United States District Court, D. Hawaii
CHRISTOPHER ZYDA, ON BEHALF OF HIMSELF AND ALL OTHERS SIMILARLY SITUATED, Plaintiffs,
FOUR SEASONS HOTELS AND RESORTS, FOUR SEASONS HOLDINGS, INC., FOUR SEASONS HUALALAI RESORT, HUALALAI RESIDENTIAL, LLC, DBA HUALALAI REALTY; HUALALAI INVESTORS, LLC, KAUPULEHU MAKAI VENTURE, HUALALAI DEVELOPMENT COMPANY, HUALALAI VILLAS & HOMES, HUALALAI INVESTORS, LLC, HUALALAI RENTAL MANAGEMENT, LLC, DOES 1-100, Defendants.
ORDER GRANTING IN PART AND DENYING IN PART
DEFENDANTS' MOTION TO DISMISS THIRD AMENDED COMPLAINT,
FOR DAMAGES AND DECLARATORY RELIEF, FILED JUNE 14, 2019 [DKT.
E.. KOBAYASHI UNITED STATES DISTRICT JUDGE
26, 2019, Defendants Hualalai Investors, LLC; Hualalai
Residential, LLC; Hualalai Rental Management, LLC; Four
Seasons Hotels Limited; and Four Seasons Holdings, Inc.
(“Defendants”) filed their Motion to Dismiss
Third Amended Complaint, for Damages and Declaratory Relief,
Filed June 14, 2019 [Dkt. 203] (“Motion”). [Dkt.
no. 209.] Pursuant to this Court's order, Defendants
filed a supplemental memorandum on July 12, 2019. [Dkt. nos.
213 (entering order), 218.]
Christopher Zyda (“Zyda”), on behalf of himself
and all others similarly situated (collectively
“Class”), filed his memorandum in opposition on
July 26, 2019. [Dkt. no. 223.] The Court finds this matter
suitable for disposition without a hearing pursuant to Rule
LR7.2(d) of the Local Rules of Practice for the United States
District Court for the District of Hawaii (“Local
Rules”). Defendants' Motion is granted as to the
request for punitive damages, and the Motion is denied in all
relevant factual background of this case is set forth in the
Order Granting in Part and Denying in Part Defendants'
Motion for Partial Summary Judgment, filed on June 24, 2019
(“6/24/19 Order”). [Dkt. no. 207. The operative
pleading when Defendants filed their Motion for Partial
Summary Judgment (“Summary Judgment Motion”) on
April 3, 2019 was the Second Amended Class Action Complaint
for Damages, Declaratory, and Injunctive Relief
(“Second Amended Complaint”), filed on April 30,
2018. [Dkt. nos. 89 (Second Amended Complaint), 155 (6/24/19
Order).] However, while the Summary Judgment Motion was
pending, the parties stipulated to allow the filing of the
Third Amended Class Action Complaint for Damages and
Declaratory Relief (“Third Amended Complaint”).
[Third Amended Complaint, filed 6/14/19 (dkt. no. 203);
stipulation & order, filed 6/14/19 (dkt. no. 204)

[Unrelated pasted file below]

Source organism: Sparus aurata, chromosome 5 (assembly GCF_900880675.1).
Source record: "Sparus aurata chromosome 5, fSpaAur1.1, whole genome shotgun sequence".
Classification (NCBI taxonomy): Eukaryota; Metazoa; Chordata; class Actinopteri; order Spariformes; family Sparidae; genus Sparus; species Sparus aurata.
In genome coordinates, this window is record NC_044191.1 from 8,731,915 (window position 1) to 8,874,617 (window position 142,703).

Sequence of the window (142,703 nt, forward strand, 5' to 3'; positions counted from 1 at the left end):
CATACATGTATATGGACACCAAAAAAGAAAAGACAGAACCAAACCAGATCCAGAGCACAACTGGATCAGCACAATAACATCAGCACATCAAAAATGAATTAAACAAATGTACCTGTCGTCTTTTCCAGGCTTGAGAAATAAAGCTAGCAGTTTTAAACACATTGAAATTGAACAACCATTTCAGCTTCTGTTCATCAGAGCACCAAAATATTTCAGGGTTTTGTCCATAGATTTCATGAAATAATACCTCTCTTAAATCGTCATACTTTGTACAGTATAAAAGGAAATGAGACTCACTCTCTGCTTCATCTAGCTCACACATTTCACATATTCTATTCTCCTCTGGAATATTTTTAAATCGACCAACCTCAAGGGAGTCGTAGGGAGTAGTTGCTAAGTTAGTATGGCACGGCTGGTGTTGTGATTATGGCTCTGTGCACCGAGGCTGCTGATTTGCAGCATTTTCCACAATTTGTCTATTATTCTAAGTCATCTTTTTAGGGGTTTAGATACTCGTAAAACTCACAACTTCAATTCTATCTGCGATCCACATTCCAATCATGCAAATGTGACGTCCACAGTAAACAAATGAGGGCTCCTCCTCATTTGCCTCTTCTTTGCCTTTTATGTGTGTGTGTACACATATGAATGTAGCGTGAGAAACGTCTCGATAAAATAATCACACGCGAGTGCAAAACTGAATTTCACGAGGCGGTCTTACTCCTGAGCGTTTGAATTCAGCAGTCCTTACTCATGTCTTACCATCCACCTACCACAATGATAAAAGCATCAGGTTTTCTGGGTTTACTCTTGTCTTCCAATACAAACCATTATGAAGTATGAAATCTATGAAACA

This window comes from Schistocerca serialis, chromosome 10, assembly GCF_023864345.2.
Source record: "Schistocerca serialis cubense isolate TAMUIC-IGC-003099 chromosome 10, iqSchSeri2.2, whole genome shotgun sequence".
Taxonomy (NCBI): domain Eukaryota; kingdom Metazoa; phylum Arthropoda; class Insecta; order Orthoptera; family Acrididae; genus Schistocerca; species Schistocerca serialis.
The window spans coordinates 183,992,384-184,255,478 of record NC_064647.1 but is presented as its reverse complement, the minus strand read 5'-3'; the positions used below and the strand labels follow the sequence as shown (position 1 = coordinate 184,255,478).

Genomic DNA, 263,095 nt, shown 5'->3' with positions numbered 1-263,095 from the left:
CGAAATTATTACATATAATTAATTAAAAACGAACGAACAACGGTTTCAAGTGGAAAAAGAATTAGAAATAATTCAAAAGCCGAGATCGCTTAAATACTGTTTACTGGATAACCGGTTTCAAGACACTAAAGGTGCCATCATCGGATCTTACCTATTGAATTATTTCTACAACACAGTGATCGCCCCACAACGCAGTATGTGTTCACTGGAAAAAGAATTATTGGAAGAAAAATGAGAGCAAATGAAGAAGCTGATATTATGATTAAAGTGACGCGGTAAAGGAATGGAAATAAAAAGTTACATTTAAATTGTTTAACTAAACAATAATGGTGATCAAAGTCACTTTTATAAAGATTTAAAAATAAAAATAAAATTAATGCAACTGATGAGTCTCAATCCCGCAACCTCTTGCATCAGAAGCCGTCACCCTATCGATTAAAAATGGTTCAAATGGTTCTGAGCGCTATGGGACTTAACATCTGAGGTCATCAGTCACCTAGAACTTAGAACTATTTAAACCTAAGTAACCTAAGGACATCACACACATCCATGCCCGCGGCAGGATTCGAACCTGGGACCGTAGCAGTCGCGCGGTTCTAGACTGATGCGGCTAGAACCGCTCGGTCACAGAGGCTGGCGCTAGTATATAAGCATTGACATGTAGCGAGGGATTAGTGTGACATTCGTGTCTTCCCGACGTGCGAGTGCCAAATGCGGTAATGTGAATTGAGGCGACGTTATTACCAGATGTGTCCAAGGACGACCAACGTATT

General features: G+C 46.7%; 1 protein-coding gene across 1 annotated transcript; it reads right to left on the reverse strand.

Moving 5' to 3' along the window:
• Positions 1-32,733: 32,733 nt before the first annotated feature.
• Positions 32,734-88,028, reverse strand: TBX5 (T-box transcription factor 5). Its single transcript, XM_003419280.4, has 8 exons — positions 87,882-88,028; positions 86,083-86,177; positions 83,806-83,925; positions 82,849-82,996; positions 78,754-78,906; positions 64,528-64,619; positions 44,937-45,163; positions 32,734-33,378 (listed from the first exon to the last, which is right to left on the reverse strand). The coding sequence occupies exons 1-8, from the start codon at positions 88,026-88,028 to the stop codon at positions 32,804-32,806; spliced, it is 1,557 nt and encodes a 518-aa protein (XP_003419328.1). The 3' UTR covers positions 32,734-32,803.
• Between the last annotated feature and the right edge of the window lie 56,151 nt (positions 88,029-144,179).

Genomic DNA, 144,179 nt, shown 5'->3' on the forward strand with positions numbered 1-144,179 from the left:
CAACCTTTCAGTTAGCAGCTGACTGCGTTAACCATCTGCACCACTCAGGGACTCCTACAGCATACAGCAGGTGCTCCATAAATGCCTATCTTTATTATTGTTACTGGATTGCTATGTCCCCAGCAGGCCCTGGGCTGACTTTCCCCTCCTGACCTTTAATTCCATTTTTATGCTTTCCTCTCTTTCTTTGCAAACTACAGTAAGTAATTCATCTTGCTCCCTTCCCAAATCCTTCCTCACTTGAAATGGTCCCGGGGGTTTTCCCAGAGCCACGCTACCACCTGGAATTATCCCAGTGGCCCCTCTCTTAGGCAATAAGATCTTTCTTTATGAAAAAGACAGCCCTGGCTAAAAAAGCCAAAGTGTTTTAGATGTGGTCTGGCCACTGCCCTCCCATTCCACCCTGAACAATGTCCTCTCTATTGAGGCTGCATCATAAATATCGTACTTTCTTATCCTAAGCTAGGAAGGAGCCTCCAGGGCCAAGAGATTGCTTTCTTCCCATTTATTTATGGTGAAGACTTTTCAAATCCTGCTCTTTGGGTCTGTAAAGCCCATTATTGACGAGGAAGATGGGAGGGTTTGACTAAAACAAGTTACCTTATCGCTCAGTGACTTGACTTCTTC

(“6/14/19 Stipulation & Order”).] The parties
stipulated that the Summary Judgment Motion applied to the
Third Amended Complaint “since it is not materially
different from the Second Amended Complaint for purpose of
the motion.” [6/14/19 Stipulation & Order at ¶
judgment was granted as to Count IV (promissory
estoppel/detrimental reliance), Count V (violation of the
duty of good faith and fair dealing), Count VI (negligent
misrepresentation), Count VII (estoppel), and Count VIII
(unjust enrichment). The Summary Judgment Motion was denied
as to the portion of Count III alleging an unfair or
deceptive acts or practices (“UDAP”) claim.
6/24/19 Order, 2019 WL 2583479, at *1, *8. Defendants did
not move for summary judgment as to the portion of Count III
alleging an unfair methods of competition
(“UMOC”) claim. Id. at *2. Thus, the
only claims remaining in the Third Amended Complaint are the
UDAP claim and the UMOC claim, both of which are brought
pursuant to Haw. Rev. Stat. Chapter 480.
instant Motion, Defendants seek the dismissal of: 1) the
Class's prayer for disgorgement, punitive damages, and
rescission; and 2) Zyda's UDAP claim.
time Defendants filed the instant Motion, the dispositive
motions deadline had passed. See Rule 16 Scheduling
Order, filed 4/11/18 (dkt. no. 84), at ¶ 7 (stating the
deadline was 4/3/19). Thus, before the merits of the Motion
can be considered, Defendants must establish good cause to
amend the scheduling order. See Fed.R.Civ.P.
16(b)(4). This district court has stated:
The Rule 16(b) good cause inquiry focuses on the diligence of
the party seeking to modify the scheduling order.
Zivkovic v. S. Cal. Edison Co., 302 F.3d 1080, 1087
(9th Cir. 2002). The pretrial schedule may be modified if the
deadline could not have been reasonably met despite the
diligence of the party seeking the extension. Id.
(citing Johnson v. Mammoth Recreations, Inc., 975
F.2d 604, 609 (9th Cir. 1992)) (internal quotation marks and
. . . Rule 16 is designed to prevent parties from benefitting
from carelessness, unreasonability, or gamesmanship. In
re Cathode Ray Tube Antitrust Litigation, 2014 WL
4954634, *2 (N.D. Cal. Oct. 1, 2014) (citing Orozco v.
Midland Credit Mgmt. Inc., 2013 WL 3941318, at *3 (E.D.
Cal. July 30, 2013)). . . .
Diligence of the party seeking amendment is the critical
issue in the good cause determination. The diligence required
for a showing of good cause has two parts:
(1) diligence in discovering the basis for amendment; and,
(2) diligence in seeking amendment once the basis for
amendment has ...